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U.S. News evaluated 473 Large Growth Funds. Our list highlights the top-rated funds for long-term investors based on the ratings of leading fund industry researchers.
The fund has returned 8.54 percent over the past year, 6.68 percent over the past three years, 5.22 percent over the past five years, and 9.49 percent over the past decade.
|Trailing Returns||Updated 04.30.2013|
|Year to date||6.2%|
|3 Years (Annualized)||6.7%|
|5 Years (Annualized)||5.2%|
|10 Years (Annualized)||9.5%|
Here’s a fund for all you aggressive types. The FMI Provident Trust Strategy has a simple plan: invest in just a few large growth stocks, primarily of U.S. companies, and balance that risk out with a smattering of bonds. The fund is a non-diversified equity fund, meaning that it holds a specific asset class (large-cap growth stocks), and seeks to beat domestic stock market index returns.
As of May 03, 2013, the fund has assets totaling almost $168.12 million invested in 18 different holdings. Its portfolio, as of September 30, consists of just 16 U.S. stocks, 6 bonds, and 1 foreign stock.
But that one foreign stock is tricky since it, a position in India’s Infosys Technologies, accounts for 8 percent of its portfolio . And that’s not the fund’s top holding, either. More than 9 percent of the portfolio is invested in Cognizant Technology Solutions, a position that has served the fund well with a 48 percent return year-to-date as of October 29. And with greater than 60 percent of its assets in its top 10 holdings, investors are sure to be in for a wild ride. The fund’s turnover rate is close to the average. It holds the average stock for about two years. The fund has returned 8.54 percent over the past year and 6.68 percent over the past three years.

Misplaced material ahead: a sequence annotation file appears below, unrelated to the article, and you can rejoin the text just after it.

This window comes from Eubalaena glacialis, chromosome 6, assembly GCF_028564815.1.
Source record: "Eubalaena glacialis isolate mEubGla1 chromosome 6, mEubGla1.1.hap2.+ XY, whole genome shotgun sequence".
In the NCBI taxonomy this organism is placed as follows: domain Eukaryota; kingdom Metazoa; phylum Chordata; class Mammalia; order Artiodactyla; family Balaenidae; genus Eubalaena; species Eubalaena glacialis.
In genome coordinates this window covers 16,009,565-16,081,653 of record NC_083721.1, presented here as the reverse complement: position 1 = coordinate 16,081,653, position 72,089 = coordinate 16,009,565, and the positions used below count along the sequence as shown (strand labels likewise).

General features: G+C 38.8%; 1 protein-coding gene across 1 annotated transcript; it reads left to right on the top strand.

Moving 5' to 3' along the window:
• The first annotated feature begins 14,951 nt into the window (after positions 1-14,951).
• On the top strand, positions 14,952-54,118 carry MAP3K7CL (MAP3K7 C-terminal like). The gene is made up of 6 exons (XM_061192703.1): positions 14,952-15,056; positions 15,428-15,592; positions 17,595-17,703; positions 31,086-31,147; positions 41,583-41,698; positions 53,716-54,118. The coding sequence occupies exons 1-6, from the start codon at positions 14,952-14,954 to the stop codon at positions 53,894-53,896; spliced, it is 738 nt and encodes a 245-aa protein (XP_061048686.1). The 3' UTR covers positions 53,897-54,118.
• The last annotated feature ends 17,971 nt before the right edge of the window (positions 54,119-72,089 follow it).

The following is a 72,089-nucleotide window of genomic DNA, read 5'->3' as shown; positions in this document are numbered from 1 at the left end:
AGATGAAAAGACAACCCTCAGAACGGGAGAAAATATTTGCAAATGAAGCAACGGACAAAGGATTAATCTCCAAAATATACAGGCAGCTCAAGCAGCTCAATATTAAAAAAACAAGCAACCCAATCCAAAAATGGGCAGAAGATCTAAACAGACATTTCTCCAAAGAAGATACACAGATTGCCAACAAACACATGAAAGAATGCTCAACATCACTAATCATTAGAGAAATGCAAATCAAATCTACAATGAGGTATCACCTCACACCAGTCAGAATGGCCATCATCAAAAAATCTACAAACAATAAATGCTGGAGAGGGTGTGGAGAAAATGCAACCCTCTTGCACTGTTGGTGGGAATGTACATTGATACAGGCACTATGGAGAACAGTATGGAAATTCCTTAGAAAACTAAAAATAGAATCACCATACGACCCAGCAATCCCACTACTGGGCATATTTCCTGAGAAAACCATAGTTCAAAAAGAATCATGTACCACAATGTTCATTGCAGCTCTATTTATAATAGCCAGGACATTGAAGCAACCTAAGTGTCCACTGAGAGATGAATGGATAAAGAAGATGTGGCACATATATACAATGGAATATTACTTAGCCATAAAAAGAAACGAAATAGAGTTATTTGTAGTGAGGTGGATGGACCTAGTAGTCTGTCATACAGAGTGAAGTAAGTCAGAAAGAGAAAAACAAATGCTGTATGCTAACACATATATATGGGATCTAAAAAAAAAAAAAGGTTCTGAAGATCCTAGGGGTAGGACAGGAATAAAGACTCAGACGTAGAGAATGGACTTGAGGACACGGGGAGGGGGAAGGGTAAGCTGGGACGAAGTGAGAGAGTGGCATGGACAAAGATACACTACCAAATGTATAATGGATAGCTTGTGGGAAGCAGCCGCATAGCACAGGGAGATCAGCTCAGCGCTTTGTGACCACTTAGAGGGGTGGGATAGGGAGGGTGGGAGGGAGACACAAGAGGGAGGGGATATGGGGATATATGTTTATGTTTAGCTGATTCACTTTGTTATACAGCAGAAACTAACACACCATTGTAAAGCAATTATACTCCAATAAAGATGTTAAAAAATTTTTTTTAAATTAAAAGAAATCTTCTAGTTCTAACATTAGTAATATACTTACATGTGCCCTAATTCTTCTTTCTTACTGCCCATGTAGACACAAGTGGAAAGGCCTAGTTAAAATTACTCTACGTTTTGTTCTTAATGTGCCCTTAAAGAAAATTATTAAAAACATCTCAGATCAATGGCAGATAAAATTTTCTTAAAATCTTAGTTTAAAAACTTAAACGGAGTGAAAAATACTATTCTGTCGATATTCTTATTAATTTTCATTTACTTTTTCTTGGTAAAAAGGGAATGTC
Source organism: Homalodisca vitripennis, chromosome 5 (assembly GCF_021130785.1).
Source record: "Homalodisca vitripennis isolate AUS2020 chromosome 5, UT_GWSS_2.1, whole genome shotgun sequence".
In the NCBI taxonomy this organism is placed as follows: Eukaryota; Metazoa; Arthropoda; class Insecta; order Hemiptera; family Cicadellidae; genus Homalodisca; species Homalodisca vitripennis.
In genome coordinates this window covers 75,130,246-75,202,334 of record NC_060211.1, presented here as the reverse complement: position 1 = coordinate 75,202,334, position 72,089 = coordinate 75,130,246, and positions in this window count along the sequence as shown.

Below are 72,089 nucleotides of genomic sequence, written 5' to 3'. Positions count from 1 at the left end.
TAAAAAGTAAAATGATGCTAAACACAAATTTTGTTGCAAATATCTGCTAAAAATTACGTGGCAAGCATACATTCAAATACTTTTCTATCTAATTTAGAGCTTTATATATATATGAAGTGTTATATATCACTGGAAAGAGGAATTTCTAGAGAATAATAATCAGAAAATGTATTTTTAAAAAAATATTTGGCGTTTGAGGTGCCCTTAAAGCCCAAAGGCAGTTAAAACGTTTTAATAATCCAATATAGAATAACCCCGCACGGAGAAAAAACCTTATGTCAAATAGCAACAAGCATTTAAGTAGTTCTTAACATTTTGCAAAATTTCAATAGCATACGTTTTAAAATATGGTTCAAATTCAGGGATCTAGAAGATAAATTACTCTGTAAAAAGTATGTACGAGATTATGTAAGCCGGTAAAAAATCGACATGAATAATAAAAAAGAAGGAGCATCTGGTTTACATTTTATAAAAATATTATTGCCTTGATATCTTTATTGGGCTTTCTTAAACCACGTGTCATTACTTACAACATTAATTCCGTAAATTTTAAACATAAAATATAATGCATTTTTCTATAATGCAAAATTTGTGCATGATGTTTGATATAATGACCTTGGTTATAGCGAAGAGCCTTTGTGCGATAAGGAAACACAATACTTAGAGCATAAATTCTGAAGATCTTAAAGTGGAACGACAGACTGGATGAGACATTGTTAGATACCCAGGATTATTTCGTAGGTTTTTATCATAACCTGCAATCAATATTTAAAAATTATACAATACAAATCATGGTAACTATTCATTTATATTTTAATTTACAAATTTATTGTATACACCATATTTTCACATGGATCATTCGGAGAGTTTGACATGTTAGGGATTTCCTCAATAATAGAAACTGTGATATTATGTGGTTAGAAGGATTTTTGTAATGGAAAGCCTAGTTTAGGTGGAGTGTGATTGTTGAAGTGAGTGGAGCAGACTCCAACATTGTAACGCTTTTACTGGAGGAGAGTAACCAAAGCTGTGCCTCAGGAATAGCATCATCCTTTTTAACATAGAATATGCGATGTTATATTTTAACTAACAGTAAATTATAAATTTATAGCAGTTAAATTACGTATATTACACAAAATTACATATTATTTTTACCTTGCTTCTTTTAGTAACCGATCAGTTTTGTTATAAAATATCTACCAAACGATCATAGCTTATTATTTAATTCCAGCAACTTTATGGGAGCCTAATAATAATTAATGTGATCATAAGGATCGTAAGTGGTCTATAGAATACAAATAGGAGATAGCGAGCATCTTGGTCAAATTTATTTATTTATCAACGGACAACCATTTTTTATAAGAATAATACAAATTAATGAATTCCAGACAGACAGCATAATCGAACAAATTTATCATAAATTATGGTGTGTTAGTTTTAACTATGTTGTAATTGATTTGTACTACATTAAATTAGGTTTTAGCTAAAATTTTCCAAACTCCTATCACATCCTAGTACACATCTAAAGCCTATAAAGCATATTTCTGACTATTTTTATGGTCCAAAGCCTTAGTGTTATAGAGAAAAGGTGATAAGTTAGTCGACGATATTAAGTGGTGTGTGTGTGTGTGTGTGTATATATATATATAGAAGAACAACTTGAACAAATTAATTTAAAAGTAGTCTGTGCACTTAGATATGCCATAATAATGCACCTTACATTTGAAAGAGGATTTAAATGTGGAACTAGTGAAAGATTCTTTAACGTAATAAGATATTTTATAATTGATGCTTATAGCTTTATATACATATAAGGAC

The fund hasn’t always achieved its goals of beating the major indices, topping the returns of the S&P 500 just half the time during the last decade. But in those same years it bested its category average seven times. The fund has returned 5.22 percent over the past five years and 9.49 percent over the past decade.
The fund seeks to beat both the S&P 500 and the Russell Midcap indices over investment cycles of five to seven years. To achieve this goal, it invests in a limited number of mostly U.S. large-cap companies, which management chooses for their high-growth potential. It’s prospectus says, “Stock criteria selection includes improving revenue and earnings growth, increasing margins, significant management stock ownership and improving price-to-earnings ratios.”
Role in Portfolio
Provident Trust Company has been the fund’s subadvisor since its inception in 1986. Micahel Schelble, vice president of Provident Trust Company, is the fund’s assistant portfolio manager. Alongside J. Scott Harkness, the two have managed the fund since 2002.
Provident Trust Strategy Fund has an expense ratio of 0.95 percent.
The small number of holdings and narrow investment parameters in its portfolio make this fund much riskier than more diversified funds. But Morningstar gives the fund a “low” risk rating, partially because it has a lower standard deviation than the S&P 500.